FISHERMEN – We have live fish bait, Indiana grown Grassy Fork Minnows, Bell Seed & Supply Co.

Career Girls, Queens Win Games Monday Night: Playing with mixed squads, the Career Girls and the College Queens each marked up a win in Monday night’s games in the Ladies Softball League. All the teams did not have a full quota of players, so those present were divided into four squads.
The Career Girls wiped away an 8 to 5 lead held by Tiny’s Sweets with a four-run rally in the fifth inning and then iced the game with a two-run cluster in the sixth after holding the Sweets scoreless in the top half. Betty Ward was on the mound for the Career Gals and Fay Salter did the hurling for the Sweets.
The College Queens won a slugging match from the High School Girls in an overtime contest by a 15 to 14 score. The county was knotted in the third, fifth and seventh innings. The High School Girls rallied for a four-run outburst in the seventh and final inning to tie the score, but the Queens countered with a single tally in the first of the eighth to win. Sis Price hurled the winners to the victory. Reeves was on the mound for the losers.
Next Monday, July 26, Tiny’s Sweets will meet the College Queens in the first half of a twin bill at 7:15. At 8:30, the High School Girls will encounter the Career Girls.

Play Begins Anew In Men’s Softball Loop: The eight teams of the Evergreen Men’s Softball League resumed play and began the second half Tuesday night with four games. The White Way Laundry and Dry Cleaning team were winners of the first half.
The teams will continue to play six games a week, playing two games each Tuesday, Thursday and Friday night. The first games will begin promptly at 7:15 p.m. and the second at 8:30 p.m.

JULY 25, 1923

Sunday Observance Bill: Senator Bonner has introduced another Sunday observance bill into the Senate. The bill is particularly aimed at Sunday baseball games and moving picture houses and prohibits any form of amusement where an admission fee is charged on the Sabbath day. The church folk of the entire state are fostering the passage of the bill and success is being predicted for the measure. Bonner’s first bill still rests in the Senate, as it was indefinitely postponed during the winter session.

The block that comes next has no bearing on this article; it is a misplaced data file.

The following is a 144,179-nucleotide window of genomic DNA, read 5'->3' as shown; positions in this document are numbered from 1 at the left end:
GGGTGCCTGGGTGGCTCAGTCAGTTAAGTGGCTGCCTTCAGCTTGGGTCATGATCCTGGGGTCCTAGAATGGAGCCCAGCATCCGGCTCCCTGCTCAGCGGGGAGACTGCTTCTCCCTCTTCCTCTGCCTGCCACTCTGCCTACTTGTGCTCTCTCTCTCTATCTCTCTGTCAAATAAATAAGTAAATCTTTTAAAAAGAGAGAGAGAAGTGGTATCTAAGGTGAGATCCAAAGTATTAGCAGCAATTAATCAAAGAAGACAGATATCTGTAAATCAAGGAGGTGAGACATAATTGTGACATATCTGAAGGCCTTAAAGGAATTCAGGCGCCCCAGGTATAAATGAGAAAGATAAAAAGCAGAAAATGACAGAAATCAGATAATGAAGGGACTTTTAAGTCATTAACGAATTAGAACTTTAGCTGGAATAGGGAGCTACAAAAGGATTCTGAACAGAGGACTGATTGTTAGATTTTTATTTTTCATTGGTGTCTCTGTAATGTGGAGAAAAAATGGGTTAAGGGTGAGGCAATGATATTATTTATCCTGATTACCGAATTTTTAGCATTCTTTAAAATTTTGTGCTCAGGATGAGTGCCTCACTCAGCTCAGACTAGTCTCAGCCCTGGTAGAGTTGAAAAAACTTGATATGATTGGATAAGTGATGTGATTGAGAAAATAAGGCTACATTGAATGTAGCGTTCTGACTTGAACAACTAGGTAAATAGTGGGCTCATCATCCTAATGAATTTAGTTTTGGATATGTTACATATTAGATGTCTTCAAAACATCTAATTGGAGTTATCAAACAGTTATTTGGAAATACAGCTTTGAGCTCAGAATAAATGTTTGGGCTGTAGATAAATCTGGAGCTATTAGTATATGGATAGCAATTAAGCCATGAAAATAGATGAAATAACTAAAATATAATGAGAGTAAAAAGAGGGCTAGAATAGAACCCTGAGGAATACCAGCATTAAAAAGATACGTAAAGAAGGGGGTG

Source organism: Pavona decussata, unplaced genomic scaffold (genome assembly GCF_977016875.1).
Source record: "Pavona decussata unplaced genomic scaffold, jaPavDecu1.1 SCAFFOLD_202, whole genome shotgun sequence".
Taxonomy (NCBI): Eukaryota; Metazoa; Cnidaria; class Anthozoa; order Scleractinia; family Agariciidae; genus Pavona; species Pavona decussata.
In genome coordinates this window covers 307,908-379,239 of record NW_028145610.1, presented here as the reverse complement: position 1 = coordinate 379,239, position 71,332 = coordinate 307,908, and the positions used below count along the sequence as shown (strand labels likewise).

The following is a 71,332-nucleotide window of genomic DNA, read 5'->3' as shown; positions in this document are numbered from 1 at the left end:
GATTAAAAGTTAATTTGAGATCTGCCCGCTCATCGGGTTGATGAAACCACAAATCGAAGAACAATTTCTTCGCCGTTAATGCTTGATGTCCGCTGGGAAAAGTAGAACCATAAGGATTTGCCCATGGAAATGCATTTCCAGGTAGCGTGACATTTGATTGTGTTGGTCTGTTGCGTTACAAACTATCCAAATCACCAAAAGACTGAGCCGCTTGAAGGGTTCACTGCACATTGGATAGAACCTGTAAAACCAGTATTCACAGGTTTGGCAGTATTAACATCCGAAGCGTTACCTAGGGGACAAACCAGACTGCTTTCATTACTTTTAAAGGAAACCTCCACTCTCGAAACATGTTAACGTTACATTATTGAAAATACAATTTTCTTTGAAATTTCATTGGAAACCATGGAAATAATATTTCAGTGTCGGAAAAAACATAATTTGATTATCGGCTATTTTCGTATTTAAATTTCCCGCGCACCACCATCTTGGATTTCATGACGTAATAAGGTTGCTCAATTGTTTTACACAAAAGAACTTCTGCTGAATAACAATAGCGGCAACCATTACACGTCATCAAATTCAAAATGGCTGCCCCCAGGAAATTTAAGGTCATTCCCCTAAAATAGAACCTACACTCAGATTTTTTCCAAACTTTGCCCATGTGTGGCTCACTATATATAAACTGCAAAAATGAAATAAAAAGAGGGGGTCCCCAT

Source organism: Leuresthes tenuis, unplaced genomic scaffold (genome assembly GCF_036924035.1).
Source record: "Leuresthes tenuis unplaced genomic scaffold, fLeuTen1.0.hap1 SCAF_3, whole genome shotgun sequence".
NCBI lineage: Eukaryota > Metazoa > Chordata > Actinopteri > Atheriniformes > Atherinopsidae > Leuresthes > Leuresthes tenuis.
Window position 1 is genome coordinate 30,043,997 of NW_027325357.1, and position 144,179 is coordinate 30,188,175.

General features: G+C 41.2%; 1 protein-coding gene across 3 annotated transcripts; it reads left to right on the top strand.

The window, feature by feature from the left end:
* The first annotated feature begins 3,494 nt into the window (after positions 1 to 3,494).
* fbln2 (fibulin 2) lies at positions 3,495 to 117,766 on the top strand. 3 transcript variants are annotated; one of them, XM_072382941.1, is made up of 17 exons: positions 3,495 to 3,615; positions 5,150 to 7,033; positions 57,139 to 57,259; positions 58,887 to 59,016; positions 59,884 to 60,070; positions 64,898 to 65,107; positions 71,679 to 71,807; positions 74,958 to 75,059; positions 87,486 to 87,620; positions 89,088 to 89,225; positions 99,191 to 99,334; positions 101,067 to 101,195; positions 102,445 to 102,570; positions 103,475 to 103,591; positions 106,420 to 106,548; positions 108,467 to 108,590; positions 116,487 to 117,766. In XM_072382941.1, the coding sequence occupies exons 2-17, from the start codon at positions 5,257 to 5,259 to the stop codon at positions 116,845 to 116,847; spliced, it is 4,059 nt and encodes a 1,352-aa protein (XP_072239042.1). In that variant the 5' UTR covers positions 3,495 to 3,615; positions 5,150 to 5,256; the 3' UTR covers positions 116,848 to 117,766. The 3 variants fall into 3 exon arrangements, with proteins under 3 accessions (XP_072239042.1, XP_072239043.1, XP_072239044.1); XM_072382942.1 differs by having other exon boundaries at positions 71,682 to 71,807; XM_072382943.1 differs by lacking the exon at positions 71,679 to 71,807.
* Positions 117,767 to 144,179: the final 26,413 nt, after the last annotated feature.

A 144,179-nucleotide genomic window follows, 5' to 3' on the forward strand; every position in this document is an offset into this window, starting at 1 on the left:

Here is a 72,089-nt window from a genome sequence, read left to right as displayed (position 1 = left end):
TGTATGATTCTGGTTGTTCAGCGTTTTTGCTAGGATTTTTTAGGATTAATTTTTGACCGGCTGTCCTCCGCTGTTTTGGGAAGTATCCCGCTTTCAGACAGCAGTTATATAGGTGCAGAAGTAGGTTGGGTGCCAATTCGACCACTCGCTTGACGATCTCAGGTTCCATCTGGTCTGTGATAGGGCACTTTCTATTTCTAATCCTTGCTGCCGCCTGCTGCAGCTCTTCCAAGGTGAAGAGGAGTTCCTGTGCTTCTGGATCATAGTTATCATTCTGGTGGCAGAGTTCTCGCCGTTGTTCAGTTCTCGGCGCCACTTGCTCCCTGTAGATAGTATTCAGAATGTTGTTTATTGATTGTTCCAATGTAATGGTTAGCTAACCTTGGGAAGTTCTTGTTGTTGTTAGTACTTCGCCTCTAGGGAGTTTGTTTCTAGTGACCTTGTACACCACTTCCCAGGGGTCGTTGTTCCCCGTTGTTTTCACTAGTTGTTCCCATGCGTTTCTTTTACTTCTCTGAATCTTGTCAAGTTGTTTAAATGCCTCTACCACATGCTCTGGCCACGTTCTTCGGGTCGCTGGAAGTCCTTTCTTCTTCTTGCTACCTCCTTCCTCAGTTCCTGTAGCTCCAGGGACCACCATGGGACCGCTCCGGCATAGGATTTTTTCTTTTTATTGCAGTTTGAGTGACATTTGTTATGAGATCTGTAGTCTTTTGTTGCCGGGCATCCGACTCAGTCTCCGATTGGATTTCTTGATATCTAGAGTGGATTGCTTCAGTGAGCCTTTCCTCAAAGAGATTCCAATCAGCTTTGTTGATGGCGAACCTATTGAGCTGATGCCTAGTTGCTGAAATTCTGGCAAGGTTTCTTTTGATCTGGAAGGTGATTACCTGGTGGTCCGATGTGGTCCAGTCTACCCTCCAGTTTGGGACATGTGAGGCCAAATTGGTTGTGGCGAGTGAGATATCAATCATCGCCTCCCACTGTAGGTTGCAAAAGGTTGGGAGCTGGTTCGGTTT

JULY 24, 1879

Croquet parties are becoming quite fashionable hereabouts – and of course the boys and girls are having a pleasant time.

Croquet parties by lamplight is a new feature in Evergreen life. They are enjoyed by the young ladies and gentlemen.

Daily Rainfall Observations from SW Alabama for Mon., July 29, 2019

Rainfall (Past 24 Hours): 0.00 inches

Week to Date Rainfall: 0.00 inches

Month to Date Rainfall:  3.40 inches.

Summer to Date Rainfall: 4.20 inches.

Year to Date Rainfall: 28.85 inches.

Readings taken at 0700 hours Central Standard Time (1300 GMT) daily in Monroe County, Alabama, USA, in the vicinity of Lat 31.405783N Lon -87.479861W. CoCoRaHS Station No. AL-MN-6, Station Name: Frisco City 5.0 WSW.

Sunday, July 28, 2019

Old newspaper excerpts from The Monroe Journal newspaper of Monroe County, Alabama

JULY 23, 1998

Beetles infest county: Monroe County Forester Gary Cole said hot, dry conditions have aggravated an already serious problem for Monroe County landowners, Pine Beetle infestations. This year, the beetle will bring more trouble than just dead trees, Cole said.
Cole, who works for the Alabama Forestry Commission in Monroe County, said his office found 52 beetle infestations last June. Last week, that number increased to 95.
The most seriously affected areas in Monroe County stretch from Mexia through Franklin and into Old Texas.

Monroeville advances to Dixie Youth championship: Monroeville nipped Grove Hill 6-5 Monday to reach Tuesday’s championship game in the Dixie Youth District AAA all-star tournament for 11- and 12-year-olds in Thomasville.
Monroeville and host Thomasville, a team that edged Monroeville 3-0 Saturday in the finals of the winners’ brackets, were set to meet in the championship round Tuesday.
(Players on Monroeville’s team that year included Kyle Beasley, Anthony Brantley, Bryson Crutchfield, Buckie Dawson, Josh Kilpatrick, Colby Mixon, Josh Sellers, Sage Smith, Thomas Steele, Heath Wiggins and Bonner Williams.)

Emily Barnes of Excel received the 1998 College of Arts and Sciences Outstanding Sophomore Scholarship at the University of Alabama. A certificate is awarded at the spring Honors Day ceremony and a $1,000 scholarship is given for the following academic year. Criteria includes academic accomplishments, community service, leadership and future goals and aspirations.